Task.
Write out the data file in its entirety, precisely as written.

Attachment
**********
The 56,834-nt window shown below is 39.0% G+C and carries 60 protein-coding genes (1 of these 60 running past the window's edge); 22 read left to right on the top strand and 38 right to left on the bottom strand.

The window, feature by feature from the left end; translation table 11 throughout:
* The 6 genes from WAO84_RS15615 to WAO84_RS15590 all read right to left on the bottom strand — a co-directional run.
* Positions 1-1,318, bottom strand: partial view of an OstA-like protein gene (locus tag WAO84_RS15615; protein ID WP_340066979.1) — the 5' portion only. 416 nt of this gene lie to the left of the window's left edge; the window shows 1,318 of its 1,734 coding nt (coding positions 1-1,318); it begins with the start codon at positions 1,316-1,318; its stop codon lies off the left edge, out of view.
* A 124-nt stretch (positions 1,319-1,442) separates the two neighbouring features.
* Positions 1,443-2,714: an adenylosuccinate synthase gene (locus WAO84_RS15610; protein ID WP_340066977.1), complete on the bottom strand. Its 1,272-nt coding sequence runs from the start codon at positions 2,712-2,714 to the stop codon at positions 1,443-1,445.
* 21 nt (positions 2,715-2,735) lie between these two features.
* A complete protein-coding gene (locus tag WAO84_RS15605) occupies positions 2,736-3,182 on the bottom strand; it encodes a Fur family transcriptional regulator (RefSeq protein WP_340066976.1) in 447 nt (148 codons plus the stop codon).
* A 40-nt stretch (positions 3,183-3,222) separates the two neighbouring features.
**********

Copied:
The 56,834-nt window shown below is 39.0% G+C and carries 60 protein-coding genes (1 of these 60 running past the window's edge); 22 read left to right on the top strand and 38 right to left on the bottom strand.

The window, feature by feature from the left end; translation table 11 throughout:
* The 6 genes from WAO84_RS15615 to WAO84_RS15590 all read right to left on the bottom strand — a co-directional run.
* Positions 1-1,318, bottom strand: partial view of an OstA-like protein gene (locus tag WAO84_RS15615; protein ID WP_340066979.1) — the 5' portion only. 416 nt of this gene lie to the left of the window's left edge; the window shows 1,318 of its 1,734 coding nt (coding positions 1-1,318); it begins with the start codon at positions 1,316-1,318; its stop codon lies off the left edge, out of view.
* A 124-nt stretch (positions 1,319-1,442) separates the two neighbouring features.
* Positions 1,443-2,714: an adenylosuccinate synthase gene (locus WAO84_RS15610; protein ID WP_340066977.1), complete on the bottom strand. Its 1,272-nt coding sequence runs from the start codon at positions 2,712-2,714 to the stop codon at positions 1,443-1,445.
* 21 nt (positions 2,715-2,735) lie between these two features.
* A complete protein-coding gene (locus tag WAO84_RS15605) occupies positions 2,736-3,182 on the bottom strand; it encodes a Fur family transcriptional regulator (RefSeq protein WP_340066976.1) in 447 nt (148 codons plus the stop codon).
* A 40-nt stretch (positions 3,183-3,222) separates the two neighbouring features.